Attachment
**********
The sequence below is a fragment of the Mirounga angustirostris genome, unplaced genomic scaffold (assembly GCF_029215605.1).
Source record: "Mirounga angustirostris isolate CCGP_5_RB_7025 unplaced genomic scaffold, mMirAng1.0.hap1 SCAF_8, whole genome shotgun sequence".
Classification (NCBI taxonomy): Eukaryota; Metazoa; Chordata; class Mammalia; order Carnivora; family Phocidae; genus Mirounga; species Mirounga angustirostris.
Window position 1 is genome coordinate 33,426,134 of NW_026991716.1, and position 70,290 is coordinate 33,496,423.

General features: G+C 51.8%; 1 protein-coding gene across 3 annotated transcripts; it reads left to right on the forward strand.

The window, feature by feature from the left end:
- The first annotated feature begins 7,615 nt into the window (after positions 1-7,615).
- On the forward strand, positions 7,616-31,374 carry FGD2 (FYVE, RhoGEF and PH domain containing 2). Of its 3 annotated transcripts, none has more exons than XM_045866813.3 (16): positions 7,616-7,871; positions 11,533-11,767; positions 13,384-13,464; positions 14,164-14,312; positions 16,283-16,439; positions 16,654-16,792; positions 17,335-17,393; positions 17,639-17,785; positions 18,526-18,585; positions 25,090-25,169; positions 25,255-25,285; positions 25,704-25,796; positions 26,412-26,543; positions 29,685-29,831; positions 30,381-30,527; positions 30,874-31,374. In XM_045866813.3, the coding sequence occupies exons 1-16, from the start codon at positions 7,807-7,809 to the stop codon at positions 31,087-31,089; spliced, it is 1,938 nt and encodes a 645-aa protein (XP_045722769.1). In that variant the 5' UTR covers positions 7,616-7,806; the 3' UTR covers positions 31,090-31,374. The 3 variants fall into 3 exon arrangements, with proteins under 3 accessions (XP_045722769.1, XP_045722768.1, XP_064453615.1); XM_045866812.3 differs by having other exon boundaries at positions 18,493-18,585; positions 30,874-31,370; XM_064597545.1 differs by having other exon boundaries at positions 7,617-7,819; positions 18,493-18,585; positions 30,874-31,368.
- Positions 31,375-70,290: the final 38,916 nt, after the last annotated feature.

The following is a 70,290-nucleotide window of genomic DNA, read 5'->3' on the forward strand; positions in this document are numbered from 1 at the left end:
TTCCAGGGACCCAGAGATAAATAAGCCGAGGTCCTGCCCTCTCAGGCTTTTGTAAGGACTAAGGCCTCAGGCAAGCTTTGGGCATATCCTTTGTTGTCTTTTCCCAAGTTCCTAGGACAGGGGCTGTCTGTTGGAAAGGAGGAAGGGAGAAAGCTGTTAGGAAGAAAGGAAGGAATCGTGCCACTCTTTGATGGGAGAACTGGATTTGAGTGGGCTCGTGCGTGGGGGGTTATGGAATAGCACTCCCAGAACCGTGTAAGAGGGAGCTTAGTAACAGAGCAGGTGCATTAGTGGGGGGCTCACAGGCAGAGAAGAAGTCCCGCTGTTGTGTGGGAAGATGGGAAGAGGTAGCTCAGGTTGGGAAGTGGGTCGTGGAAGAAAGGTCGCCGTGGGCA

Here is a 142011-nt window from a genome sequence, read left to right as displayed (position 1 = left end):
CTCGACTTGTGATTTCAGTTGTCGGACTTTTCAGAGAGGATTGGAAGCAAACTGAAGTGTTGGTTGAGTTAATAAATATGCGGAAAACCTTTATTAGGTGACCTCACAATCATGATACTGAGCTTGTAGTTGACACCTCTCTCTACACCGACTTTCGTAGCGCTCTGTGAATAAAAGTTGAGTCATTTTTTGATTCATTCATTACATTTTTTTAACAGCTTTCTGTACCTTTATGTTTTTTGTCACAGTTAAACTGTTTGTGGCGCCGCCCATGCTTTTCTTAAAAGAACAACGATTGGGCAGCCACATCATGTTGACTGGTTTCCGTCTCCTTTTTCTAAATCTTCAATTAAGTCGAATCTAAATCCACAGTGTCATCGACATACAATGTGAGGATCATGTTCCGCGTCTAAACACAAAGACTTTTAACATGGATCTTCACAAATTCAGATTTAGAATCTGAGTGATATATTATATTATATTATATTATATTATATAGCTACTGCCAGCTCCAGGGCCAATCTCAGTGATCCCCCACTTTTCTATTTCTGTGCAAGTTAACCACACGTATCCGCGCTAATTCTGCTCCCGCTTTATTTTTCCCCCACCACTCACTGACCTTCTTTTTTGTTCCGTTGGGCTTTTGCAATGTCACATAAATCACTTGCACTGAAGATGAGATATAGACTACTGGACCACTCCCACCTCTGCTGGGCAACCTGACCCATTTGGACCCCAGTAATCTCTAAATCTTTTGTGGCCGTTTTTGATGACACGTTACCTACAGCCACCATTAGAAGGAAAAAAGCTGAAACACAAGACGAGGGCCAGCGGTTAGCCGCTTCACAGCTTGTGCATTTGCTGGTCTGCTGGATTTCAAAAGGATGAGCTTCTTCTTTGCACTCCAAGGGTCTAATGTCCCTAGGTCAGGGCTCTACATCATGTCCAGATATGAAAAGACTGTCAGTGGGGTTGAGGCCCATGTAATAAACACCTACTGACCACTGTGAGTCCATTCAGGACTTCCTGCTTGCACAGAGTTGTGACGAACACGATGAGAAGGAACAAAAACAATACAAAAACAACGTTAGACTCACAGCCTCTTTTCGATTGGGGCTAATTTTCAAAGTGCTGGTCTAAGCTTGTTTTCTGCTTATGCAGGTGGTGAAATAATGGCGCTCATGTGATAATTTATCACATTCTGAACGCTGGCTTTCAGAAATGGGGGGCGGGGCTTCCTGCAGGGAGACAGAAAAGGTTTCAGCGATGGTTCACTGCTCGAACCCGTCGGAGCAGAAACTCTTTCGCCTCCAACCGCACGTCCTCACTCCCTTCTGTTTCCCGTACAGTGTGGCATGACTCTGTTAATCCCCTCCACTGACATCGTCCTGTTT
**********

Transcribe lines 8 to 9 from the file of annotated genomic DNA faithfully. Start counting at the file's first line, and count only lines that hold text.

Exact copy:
- On the forward strand, positions 7,616-31,374 carry FGD2 (FYVE, RhoGEF and PH domain containing 2). Of its 3 annotated transcripts, none has more exons than XM_045866813.3 (16): positions 7,616-7,871; positions 11,533-11,767; positions 13,384-13,464; positions 14,164-14,312; positions 16,283-16,439; positions 16,654-16,792; positions 17,335-17,393; positions 17,639-17,785; positions 18,526-18,585; positions 25,090-25,169; positions 25,255-25,285; positions 25,704-25,796; positions 26,412-26,543; positions 29,685-29,831; positions 30,381-30,527; positions 30,874-31,374. In XM_045866813.3, the coding sequence occupies exons 1-16, from the start codon at positions 7,807-7,809 to the stop codon at positions 31,087-31,089; spliced, it is 1,938 nt and encodes a 645-aa protein (XP_045722769.1). In that variant the 5' UTR covers positions 7,616-7,806; the 3' UTR covers positions 31,090-31,374. The 3 variants fall into 3 exon arrangements, with proteins under 3 accessions (XP_045722769.1, XP_045722768.1, XP_064453615.1); XM_045866812.3 differs by having other exon boundaries at positions 18,493-18,585; positions 30,874-31,370; XM_064597545.1 differs by having other exon boundaries at positions 7,617-7,819; positions 18,493-18,585; positions 30,874-31,368.
- Positions 31,375-70,290: the final 38,916 nt, after the last annotated feature.